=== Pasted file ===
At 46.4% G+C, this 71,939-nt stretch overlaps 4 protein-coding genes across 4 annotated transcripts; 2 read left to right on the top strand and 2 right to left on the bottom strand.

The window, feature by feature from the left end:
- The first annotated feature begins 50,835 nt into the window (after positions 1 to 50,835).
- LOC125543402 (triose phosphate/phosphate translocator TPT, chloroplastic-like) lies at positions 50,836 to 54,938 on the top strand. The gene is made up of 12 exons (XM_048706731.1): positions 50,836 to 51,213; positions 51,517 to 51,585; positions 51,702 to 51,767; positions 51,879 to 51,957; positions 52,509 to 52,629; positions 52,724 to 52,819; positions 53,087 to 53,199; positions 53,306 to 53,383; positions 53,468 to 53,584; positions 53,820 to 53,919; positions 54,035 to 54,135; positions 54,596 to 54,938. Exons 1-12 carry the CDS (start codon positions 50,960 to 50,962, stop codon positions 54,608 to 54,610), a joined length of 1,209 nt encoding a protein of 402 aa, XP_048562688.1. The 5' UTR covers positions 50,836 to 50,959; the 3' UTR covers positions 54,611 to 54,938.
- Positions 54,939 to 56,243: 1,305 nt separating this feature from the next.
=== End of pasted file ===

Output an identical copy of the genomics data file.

At 46.4% G+C, this 71,939-nt stretch overlaps 4 protein-coding genes across 4 annotated transcripts; 2 read left to right on the top strand and 2 right to left on the bottom strand.

The window, feature by feature from the left end:
- The first annotated feature begins 50,835 nt into the window (after positions 1 to 50,835).
- LOC125543402 (triose phosphate/phosphate translocator TPT, chloroplastic-like) lies at positions 50,836 to 54,938 on the top strand. The gene is made up of 12 exons (XM_048706731.1): positions 50,836 to 51,213; positions 51,517 to 51,585; positions 51,702 to 51,767; positions 51,879 to 51,957; positions 52,509 to 52,629; positions 52,724 to 52,819; positions 53,087 to 53,199; positions 53,306 to 53,383; positions 53,468 to 53,584; positions 53,820 to 53,919; positions 54,035 to 54,135; positions 54,596 to 54,938. Exons 1-12 carry the CDS (start codon positions 50,960 to 50,962, stop codon positions 54,608 to 54,610), a joined length of 1,209 nt encoding a protein of 402 aa, XP_048562688.1. The 5' UTR covers positions 50,836 to 50,959; the 3' UTR covers positions 54,611 to 54,938.
- Positions 54,939 to 56,243: 1,305 nt separating this feature from the next.